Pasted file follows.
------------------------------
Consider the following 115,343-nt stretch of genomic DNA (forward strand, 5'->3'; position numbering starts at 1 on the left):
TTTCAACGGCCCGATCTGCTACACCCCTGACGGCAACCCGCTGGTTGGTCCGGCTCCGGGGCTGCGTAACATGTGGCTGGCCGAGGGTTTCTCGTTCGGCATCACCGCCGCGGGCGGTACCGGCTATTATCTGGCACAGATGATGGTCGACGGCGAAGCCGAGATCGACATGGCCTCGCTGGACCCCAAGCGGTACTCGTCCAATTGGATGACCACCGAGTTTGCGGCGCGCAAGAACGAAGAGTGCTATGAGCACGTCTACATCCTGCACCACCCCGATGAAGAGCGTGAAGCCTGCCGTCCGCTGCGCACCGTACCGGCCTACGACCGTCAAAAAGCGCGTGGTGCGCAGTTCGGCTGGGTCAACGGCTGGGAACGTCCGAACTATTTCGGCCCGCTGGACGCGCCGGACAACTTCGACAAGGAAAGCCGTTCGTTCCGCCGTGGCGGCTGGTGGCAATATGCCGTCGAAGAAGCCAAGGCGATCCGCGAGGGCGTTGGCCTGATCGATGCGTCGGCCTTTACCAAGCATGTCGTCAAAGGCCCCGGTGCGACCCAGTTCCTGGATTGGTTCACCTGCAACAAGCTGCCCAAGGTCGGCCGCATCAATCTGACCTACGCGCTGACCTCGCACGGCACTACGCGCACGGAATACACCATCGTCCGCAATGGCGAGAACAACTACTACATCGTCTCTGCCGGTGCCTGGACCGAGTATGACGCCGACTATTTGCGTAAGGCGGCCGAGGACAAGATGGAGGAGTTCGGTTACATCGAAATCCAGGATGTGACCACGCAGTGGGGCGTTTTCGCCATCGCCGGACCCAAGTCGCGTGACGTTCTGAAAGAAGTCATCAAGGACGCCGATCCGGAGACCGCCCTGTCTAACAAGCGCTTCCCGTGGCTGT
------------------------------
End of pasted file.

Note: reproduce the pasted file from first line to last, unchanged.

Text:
Consider the following 115,343-nt stretch of genomic DNA (forward strand, 5'->3'; position numbering starts at 1 on the left):
TTTCAACGGCCCGATCTGCTACACCCCTGACGGCAACCCGCTGGTTGGTCCGGCTCCGGGGCTGCGTAACATGTGGCTGGCCGAGGGTTTCTCGTTCGGCATCACCGCCGCGGGCGGTACCGGCTATTATCTGGCACAGATGATGGTCGACGGCGAAGCCGAGATCGACATGGCCTCGCTGGACCCCAAGCGGTACTCGTCCAATTGGATGACCACCGAGTTTGCGGCGCGCAAGAACGAAGAGTGCTATGAGCACGTCTACATCCTGCACCACCCCGATGAAGAGCGTGAAGCCTGCCGTCCGCTGCGCACCGTACCGGCCTACGACCGTCAAAAAGCGCGTGGTGCGCAGTTCGGCTGGGTCAACGGCTGGGAACGTCCGAACTATTTCGGCCCGCTGGACGCGCCGGACAACTTCGACAAGGAAAGCCGTTCGTTCCGCCGTGGCGGCTGGTGGCAATATGCCGTCGAAGAAGCCAAGGCGATCCGCGAGGGCGTTGGCCTGATCGATGCGTCGGCCTTTACCAAGCATGTCGTCAAAGGCCCCGGTGCGACCCAGTTCCTGGATTGGTTCACCTGCAACAAGCTGCCCAAGGTCGGCCGCATCAATCTGACCTACGCGCTGACCTCGCACGGCACTACGCGCACGGAATACACCATCGTCCGCAATGGCGAGAACAACTACTACATCGTCTCTGCCGGTGCCTGGACCGAGTATGACGCCGACTATTTGCGTAAGGCGGCCGAGGACAAGATGGAGGAGTTCGGTTACATCGAAATCCAGGATGTGACCACGCAGTGGGGCGTTTTCGCCATCGCCGGACCCAAGTCGCGTGACGTTCTGAAAGAAGTCATCAAGGACGCCGATCCGGAGACCGCCCTGTCTAACAAGCGCTTCCCGTGGCTGT